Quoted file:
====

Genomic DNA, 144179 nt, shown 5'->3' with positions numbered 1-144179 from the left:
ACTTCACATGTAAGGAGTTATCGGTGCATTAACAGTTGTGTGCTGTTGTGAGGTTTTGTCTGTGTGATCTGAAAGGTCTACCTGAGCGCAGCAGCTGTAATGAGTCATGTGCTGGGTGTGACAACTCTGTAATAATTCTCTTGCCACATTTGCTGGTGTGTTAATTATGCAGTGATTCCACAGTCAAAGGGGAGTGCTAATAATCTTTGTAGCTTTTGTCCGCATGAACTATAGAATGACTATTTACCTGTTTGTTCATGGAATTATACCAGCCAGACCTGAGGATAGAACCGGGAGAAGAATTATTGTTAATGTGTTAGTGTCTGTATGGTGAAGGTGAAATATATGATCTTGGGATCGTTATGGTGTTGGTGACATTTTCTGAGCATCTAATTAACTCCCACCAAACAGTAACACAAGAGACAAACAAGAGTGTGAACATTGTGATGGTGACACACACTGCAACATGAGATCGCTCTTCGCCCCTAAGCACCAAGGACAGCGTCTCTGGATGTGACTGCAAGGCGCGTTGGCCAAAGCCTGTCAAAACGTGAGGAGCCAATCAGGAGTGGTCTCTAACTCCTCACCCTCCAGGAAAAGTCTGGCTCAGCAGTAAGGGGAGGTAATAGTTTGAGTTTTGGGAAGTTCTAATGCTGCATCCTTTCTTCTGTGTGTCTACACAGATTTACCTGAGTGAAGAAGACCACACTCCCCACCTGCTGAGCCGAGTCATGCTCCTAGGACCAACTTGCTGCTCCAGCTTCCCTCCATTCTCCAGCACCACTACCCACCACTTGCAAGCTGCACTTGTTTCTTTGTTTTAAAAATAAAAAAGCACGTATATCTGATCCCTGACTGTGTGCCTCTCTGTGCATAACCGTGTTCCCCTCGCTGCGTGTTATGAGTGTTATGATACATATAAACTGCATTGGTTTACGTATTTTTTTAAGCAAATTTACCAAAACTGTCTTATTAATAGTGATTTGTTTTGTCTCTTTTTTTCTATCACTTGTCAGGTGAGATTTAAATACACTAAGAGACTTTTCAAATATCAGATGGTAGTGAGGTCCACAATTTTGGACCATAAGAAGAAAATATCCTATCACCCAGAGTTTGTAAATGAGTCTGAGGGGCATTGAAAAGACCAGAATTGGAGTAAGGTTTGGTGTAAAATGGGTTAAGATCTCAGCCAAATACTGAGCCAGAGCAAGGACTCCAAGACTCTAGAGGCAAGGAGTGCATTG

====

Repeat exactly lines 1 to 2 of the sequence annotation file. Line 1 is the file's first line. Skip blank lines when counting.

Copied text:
Genomic DNA, 144179 nt, shown 5'->3' with positions numbered 1-144179 from the left:
ACTTCACATGTAAGGAGTTATCGGTGCATTAACAGTTGTGTGCTGTTGTGAGGTTTTGTCTGTGTGATCTGAAAGGTCTACCTGAGCGCAGCAGCTGTAATGAGTCATGTGCTGGGTGTGACAACTCTGTAATAATTCTCTTGCCACATTTGCTGGTGTGTTAATTATGCAGTGATTCCACAGTCAAAGGGGAGTGCTAATAATCTTTGTAGCTTTTGTCCGCATGAACTATAGAATGACTATTTACCTGTTTGTTCATGGAATTATACCAGCCAGACCTGAGGATAGAACCGGGAGAAGAATTATTGTTAATGTGTTAGTGTCTGTATGGTGAAGGTGAAATATATGATCTTGGGATCGTTATGGTGTTGGTGACATTTTCTGAGCATCTAATTAACTCCCACCAAACAGTAACACAAGAGACAAACAAGAGTGTGAACATTGTGATGGTGACACACACTGCAACATGAGATCGCTCTTCGCCCCTAAGCACCAAGGACAGCGTCTCTGGATGTGACTGCAAGGCGCGTTGGCCAAAGCCTGTCAAAACGTGAGGAGCCAATCAGGAGTGGTCTCTAACTCCTCACCCTCCAGGAAAAGTCTGGCTCAGCAGTAAGGGGAGGTAATAGTTTGAGTTTTGGGAAGTTCTAATGCTGCATCCTTTCTTCTGTGTGTCTACACAGATTTACCTGAGTGAAGAAGACCACACTCCCCACCTGCTGAGCCGAGTCATGCTCCTAGGACCAACTTGCTGCTCCAGCTTCCCTCCATTCTCCAGCACCACTACCCACCACTTGCAAGCTGCACTTGTTTCTTTGTTTTAAAAATAAAAAAGCACGTATATCTGATCCCTGACTGTGTGCCTCTCTGTGCATAACCGTGTTCCCCTCGCTGCGTGTTATGAGTGTTATGATACATATAAACTGCATTGGTTTACGTATTTTTTTAAGCAAATTTACCAAAACTGTCTTATTAATAGTGATTTGTTTTGTCTCTTTTTTTCTATCACTTGTCAGGTGAGATTTAAATACACTAAGAGACTTTTCAAATATCAGATGGTAGTGAGGTCCACAATTTTGGACCATAAGAAGAAAATATCCTATCACCCAGAGTTTGTAAATGAGTCTGAGGGGCATTGAAAAGACCAGAATTGGAGTAAGGTTTGGTGTAAAATGGGTTAAGATCTCAGCCAAATACTGAGCCAGAGCAAGGACTCCAAGACTCTAGAGGCAAGGAGTGCATTG